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Strong GDP growth indicates slow and steady path for interest rate rises – Maddox

by: Alex Maddox, capital markets director at Kensington Mortgages
  • 09/07/2021
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Strong GDP growth indicates slow and steady path for interest rate rises – Maddox
In June, the Bank of England’s (BoE) Monetary Policy Committee (MPC) members voted unanimously to retain its policy rate at record lows of 0.1 per cent.

 

MPC members all also backed maintaining the stock of sterling non-financial investment grade corporate bond purchases at £20 billion, and held total volume of quantitative easing at £895 billion overall. 

 

Faster-than-expected recovery

Since May’s meeting, growth in gross domestic product (GDP) globally has been stronger than anticipated. The expected level of UK GDP in Q2 2021 is now 1.5 per cent above what was previously predicted.  

June is expected to be about 2.5 per cent below its pre-Covid Q4 2019 level. A faster recovery has been in large part due to consumer-facing services, as restrictions eased from April onwards. 

Twelve-month consumer price index (CPI) inflation rose from 1.5 per cent in April to 2.1 per cent in May, above the MPC’s two per cent target and earlier than predicted. Inflation is expected to rise further and is likely to exceed three per cent for a short period this year, primarily due to developments in energy prices.  

The MPC predicts that there will be a period of strong GDP growth and above-target inflation, after which inflation will fall back in line. 

The latest unemployment figures from the Office for National Statistics indicate that unemployment has dropped slightly in recent months and stood at 4.7 per cent in the three months to April 2021.  

Also, the number of jobs furloughed under the Coronavirus Job Retention Scheme (CJRS) has continued to drop with 3.6 million jobs furloughed in April, dropping to below two million in May and around 50 per cent of those are on a flexible form of furlough. 

 

Rate predictions 

Forecast in rates (changes rounded to nearest 0.25 per cent) 
Effective Rate  1mth time 3mth time 6mth time 12mth time 2yrs time 3yrs time
Bank of England Base Rate*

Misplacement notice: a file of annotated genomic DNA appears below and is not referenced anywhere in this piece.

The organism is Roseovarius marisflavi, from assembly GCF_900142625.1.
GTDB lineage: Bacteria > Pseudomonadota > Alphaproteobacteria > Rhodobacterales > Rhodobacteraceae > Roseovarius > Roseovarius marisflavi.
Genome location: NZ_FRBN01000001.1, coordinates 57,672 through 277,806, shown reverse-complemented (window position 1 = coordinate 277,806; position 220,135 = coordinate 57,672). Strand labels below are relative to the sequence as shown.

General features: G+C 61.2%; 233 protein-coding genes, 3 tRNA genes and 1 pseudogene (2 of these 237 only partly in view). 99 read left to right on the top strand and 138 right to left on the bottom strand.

0.250 

 

0.500
2yr Fixed Rate**        0.250  0.500  0.750 
3yr Fixed Rate**  0.500  0.500  0.500  0.750  0.750  1.000 
5yr Fixed Rate**  0.500  0.500  0.500  0.500  0.750  0.750 
10yr Fixed Rate** 0.500 0.750 0.750 0.750 1.000 1.000

* Using OIS Curve 

**Based on the swap curve 

 

With the Bank of England Base Rate currently held at its very low, 10 bps level, the markets have suggested that the rate will remain flat over the next year whilst the economy continues to recover and will then start to rise in two years.  

However, this rise is predicted to be slower than previously expected, with the base rate rising to 25 bps then 50 bps in two and three years respectively. 

Forecasts remain wholly unchanged for the two-year and three-year fixed rates staying flat over the next six months before beginning to rise towards the end of this year.  

The two-year fixed rate is set to increase from 25 bps to 50 bps in twelve months and to 75 bps in two years, and the three-year fixed rate to increase to 75 bps in 12 months’ time and then to one per cent in three years. In respect of the five-year rates, it’s expected that the long-term rate will increase to one per cent in two years. 

 

UK securitisation market 

The UK residential mortgage backed securities (RMBS) primary markets have been a lot more active over the last few weeks with six issuances into the market since mid-May, one from a prime lender and the remainder from the specialist market, including Kensington’s own inaugural green bond, the first Green UK RMBS issuance. 

Year-to-date there have been over £9.7 billion of UK RMBS paper placed into the market. 

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